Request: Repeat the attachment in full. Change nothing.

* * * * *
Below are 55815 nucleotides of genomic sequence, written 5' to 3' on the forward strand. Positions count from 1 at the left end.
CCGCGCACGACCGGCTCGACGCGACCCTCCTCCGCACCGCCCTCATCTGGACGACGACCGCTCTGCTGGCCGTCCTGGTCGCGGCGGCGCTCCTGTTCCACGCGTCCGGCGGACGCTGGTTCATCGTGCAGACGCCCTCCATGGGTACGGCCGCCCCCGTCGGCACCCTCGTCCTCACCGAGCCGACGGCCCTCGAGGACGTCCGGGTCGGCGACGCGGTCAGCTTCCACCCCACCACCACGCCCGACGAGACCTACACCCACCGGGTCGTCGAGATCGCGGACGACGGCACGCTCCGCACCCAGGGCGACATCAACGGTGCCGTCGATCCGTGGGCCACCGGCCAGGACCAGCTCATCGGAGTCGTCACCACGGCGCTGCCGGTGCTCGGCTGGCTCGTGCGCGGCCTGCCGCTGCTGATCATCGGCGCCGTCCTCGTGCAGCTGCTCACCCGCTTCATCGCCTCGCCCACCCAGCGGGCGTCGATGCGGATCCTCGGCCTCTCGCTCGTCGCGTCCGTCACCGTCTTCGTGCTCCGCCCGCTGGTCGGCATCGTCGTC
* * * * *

Below are 55815 nucleotides of genomic sequence, written 5' to 3' on the forward strand. Positions count from 1 at the left end.
CCGCGCACGACCGGCTCGACGCGACCCTCCTCCGCACCGCCCTCATCTGGACGACGACCGCTCTGCTGGCCGTCCTGGTCGCGGCGGCGCTCCTGTTCCACGCGTCCGGCGGACGCTGGTTCATCGTGCAGACGCCCTCCATGGGTACGGCCGCCCCCGTCGGCACCCTCGTCCTCACCGAGCCGACGGCCCTCGAGGACGTCCGGGTCGGCGACGCGGTCAGCTTCCACCCCACCACCACGCCCGACGAGACCTACACCCACCGGGTCGTCGAGATCGCGGACGACGGCACGCTCCGCACCCAGGGCGACATCAACGGTGCCGTCGATCCGTGGGCCACCGGCCAGGACCAGCTCATCGGAGTCGTCACCACGGCGCTGCCGGTGCTCGGCTGGCTCGTGCGCGGCCTGCCGCTGCTGATCATCGGCGCCGTCCTCGTGCAGCTGCTCACCCGCTTCATCGCCTCGCCCACCCAGCGGGCGTCGATGCGGATCCTCGGCCTCTCGCTCGTCGCGTCCGTCACCGTCTTCGTGCTCCGCCCGCTGGTCGGCATCGTCGTC